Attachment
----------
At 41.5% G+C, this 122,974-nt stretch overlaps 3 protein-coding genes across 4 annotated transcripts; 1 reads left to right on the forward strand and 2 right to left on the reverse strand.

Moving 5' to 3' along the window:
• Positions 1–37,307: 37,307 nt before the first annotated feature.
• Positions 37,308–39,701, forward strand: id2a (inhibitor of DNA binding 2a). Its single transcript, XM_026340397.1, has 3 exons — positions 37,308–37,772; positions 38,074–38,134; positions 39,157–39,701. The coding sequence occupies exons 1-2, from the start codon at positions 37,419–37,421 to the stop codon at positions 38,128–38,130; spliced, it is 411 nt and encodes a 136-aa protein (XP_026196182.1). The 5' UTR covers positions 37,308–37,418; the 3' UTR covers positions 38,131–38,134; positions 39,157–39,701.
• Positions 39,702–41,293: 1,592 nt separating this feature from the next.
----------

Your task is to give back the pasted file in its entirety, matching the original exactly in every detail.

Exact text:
At 41.5% G+C, this 122,974-nt stretch overlaps 3 protein-coding genes across 4 annotated transcripts; 1 reads left to right on the forward strand and 2 right to left on the reverse strand.

Moving 5' to 3' along the window:
• Positions 1–37,307: 37,307 nt before the first annotated feature.
• Positions 37,308–39,701, forward strand: id2a (inhibitor of DNA binding 2a). Its single transcript, XM_026340397.1, has 3 exons — positions 37,308–37,772; positions 38,074–38,134; positions 39,157–39,701. The coding sequence occupies exons 1-2, from the start codon at positions 37,419–37,421 to the stop codon at positions 38,128–38,130; spliced, it is 411 nt and encodes a 136-aa protein (XP_026196182.1). The 5' UTR covers positions 37,308–37,418; the 3' UTR covers positions 38,131–38,134; positions 39,157–39,701.
• Positions 39,702–41,293: 1,592 nt separating this feature from the next.